Jeffrey Fynn-Paul is a university lecturer at the Institute for History.
Fields of interest
Economic and social history of Europe and the Mediterranean 1300-present; urban institutions, state formation, public debt, class, and slavery in relation to economic growth.
I do both detailed archival work aimed at reconstructing urban experience in the later middle ages, and also bigger picture work on the impact of institutions over relatively large measures of time and geographical space.
I work on the role of urban institutions in creating or hampering the conditions for economic growth, particularly in how they create, label, and either empower or disempower particular groups of people, for good or for ill.
My work presents several new paradigms for scholars working in the subfields of urban history, class, slavery, financial institutions, and military history of the later medieval and early modern periods in Europe and the Mediterranean. Collectively, my work has proposed the following principal theses, which I outline here as a useful overview for interested students and colleagues:
More general theories (applicable outside of Iberian studies):
1. The urban institutions of ‘Latin’ Europe after 1100 have been a significant contributor to the rise of democracy, capitalism, scientific thought, and human rights in global history. This aims to supplant e.g. Peter Clark’s dominant notion that urban institutions did not much matter in these regards. ( Hist. and Globalization, Rise and Decline)
2. I have proposed a new model of ‘class’, that is, of ‘horizontal’ divisions in pre-modern (urban) societies, which can be used globally. The key insight is that ‘class’ can be created either by material factors such as disparities of wealth, or by socially-created institutional factors (e.g., law and/or custom), or a mixture of both. The argument is that societies which have strong institutional class-creators will often admit of less social mobility. ( Urban History, Rise and Decline)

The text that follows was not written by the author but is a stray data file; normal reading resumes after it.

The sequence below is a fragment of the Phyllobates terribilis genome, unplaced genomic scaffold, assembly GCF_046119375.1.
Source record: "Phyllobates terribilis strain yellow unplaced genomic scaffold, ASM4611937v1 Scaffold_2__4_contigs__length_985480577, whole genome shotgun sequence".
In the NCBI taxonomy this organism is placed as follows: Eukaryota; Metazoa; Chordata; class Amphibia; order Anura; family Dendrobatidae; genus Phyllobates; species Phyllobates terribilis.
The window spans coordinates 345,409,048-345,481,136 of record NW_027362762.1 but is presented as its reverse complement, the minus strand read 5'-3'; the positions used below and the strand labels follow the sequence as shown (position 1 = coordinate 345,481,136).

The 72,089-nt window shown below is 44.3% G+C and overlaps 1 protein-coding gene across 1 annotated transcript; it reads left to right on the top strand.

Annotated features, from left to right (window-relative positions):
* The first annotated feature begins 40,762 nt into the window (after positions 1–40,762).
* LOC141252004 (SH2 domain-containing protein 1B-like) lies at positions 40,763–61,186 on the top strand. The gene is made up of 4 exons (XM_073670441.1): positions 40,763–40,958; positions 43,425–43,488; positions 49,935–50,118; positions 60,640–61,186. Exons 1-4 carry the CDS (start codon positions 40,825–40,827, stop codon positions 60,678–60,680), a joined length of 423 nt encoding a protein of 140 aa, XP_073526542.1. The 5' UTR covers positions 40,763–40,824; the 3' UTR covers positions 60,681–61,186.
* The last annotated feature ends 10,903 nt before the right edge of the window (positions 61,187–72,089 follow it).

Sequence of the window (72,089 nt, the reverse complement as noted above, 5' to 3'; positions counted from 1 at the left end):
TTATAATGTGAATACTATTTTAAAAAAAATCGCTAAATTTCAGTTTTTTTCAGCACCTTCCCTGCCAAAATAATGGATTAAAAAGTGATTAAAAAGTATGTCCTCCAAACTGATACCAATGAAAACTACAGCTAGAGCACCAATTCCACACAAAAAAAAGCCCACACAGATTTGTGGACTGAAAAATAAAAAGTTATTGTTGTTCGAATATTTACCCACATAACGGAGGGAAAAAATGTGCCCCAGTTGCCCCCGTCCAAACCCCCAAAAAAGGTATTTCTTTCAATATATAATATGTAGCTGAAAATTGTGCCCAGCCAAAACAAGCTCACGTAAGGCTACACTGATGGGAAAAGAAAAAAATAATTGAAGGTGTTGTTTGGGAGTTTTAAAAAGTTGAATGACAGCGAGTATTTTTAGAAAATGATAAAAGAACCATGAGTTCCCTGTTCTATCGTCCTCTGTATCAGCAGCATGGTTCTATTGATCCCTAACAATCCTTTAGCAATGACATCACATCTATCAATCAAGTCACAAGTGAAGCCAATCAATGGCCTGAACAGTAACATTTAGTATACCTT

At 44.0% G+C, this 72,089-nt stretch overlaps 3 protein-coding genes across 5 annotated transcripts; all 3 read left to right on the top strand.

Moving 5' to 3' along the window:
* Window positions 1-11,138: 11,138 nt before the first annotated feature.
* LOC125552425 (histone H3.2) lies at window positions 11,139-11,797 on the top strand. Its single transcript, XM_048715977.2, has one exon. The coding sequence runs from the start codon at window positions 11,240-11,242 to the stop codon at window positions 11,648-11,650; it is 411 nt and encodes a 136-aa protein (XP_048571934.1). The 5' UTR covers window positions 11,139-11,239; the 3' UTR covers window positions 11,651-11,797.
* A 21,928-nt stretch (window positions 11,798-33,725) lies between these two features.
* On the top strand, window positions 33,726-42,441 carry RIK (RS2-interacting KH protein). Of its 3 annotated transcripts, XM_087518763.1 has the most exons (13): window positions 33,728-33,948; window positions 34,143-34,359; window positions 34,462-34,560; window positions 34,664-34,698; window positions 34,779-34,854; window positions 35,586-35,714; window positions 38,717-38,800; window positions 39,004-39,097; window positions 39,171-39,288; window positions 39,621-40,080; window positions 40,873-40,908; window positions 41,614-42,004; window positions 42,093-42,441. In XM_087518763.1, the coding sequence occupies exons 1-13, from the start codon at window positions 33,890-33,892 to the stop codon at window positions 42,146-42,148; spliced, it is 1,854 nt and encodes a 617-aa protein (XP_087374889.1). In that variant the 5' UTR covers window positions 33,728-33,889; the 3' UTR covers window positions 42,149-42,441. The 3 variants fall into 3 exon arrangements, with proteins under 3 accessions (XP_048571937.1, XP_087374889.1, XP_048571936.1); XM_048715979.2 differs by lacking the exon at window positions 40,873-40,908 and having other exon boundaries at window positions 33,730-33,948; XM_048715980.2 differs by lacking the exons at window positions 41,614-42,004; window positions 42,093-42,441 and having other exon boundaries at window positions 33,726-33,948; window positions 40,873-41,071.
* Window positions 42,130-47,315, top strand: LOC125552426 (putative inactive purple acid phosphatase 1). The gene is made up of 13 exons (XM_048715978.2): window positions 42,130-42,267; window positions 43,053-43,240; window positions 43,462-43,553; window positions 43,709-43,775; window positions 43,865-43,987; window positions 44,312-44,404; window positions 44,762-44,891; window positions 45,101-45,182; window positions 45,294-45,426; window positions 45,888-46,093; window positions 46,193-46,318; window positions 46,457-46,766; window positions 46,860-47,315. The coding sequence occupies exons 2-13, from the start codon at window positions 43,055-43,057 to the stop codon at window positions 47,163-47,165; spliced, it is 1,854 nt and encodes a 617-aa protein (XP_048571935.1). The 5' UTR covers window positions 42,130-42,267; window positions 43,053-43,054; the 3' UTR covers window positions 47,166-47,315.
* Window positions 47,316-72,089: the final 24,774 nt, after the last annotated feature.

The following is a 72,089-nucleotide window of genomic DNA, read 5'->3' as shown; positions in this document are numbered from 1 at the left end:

3. With co-editors Marjolein ‘t Hart and Greet Vermeesch, I have proposed a new model of military entrepreneurialism: late medieval and early modern states can be characterized according to whether they attempted to work with or against the market when seeking to marshal military force. ‘Republican’ states tend to work with markets, while more ‘monarchical’ states tend to subvert it with monopolies, price fixing, or requisitioning. This partly supplants Charles Tilly’s diachronic theory of military entrepreneurialism. ( War, Entrepreneurs, and the State)
4. The ‘Slaving Zones’ theory, which enhances our understanding of how ‘Old World’ slavery has worked over several millenia. It underlines slavery, following M. McCormick, as key to understanding a coherent ‘Greater Mediterranean’ cultural-economic system in the Middle Ages. ( Past & Present, Camb. World Hist. Slavery)
5. I have coined and clarified the concept of ‘Renaissance Slavery,’ meaning the phase of slavery in Europe which went into high gear after the Black Death. ( J. Med. Hist, Datini)
6. I have posited that a strict elite monogamy, which was globally unique to Christian lands by the later medieval/early modern period, was a key to reigning in the spread of slavery in Europe after 1348 when economic conditions favored it (and also to creating the very high levels of male/female equality found in late medieval Europe). (Datini, Camb. World Hist. Slavery)
7. There was a major ‘market crash’ and a ‘great interest rate shift’ in Western Europe where base interest rates went permanently from about 15% to 5% in precisely the 1370s. My work is some of the first to pinpoint the timing of this shift. ( Rise and Decline, Eur. Hist. Quarterly, War, Entrepreneurs)
Additionally, in the field of Iberian studies, my work also suggests that:
8. Catalan-Aragonese financial institutions were key to Aragonese imperial expansion in the western Mediterranean and southern Italy prior to the union with Castile. ( Rise and Decline)
9. The Crown of Aragon underwent the world’s first full-scale ‘Financial Revolution’ in the 14th century. ( Rise and Decline, Eur. Hist. Quarterly)
10. Catalan urban regimes provided very well for their citizens during the fourteenth and early fifteenth centuries, even in comparison with cities in relatively wealthy and/or famous regions such as Tuscany. ( Rise and Decline, Munro Festschrift)
Principal Academic Publications
1. Fynn-Paul, J. The Rise and Decline of an Iberian Bourgeoisie: Manresa in the Later Middle Ages. (Cambridge, 2015).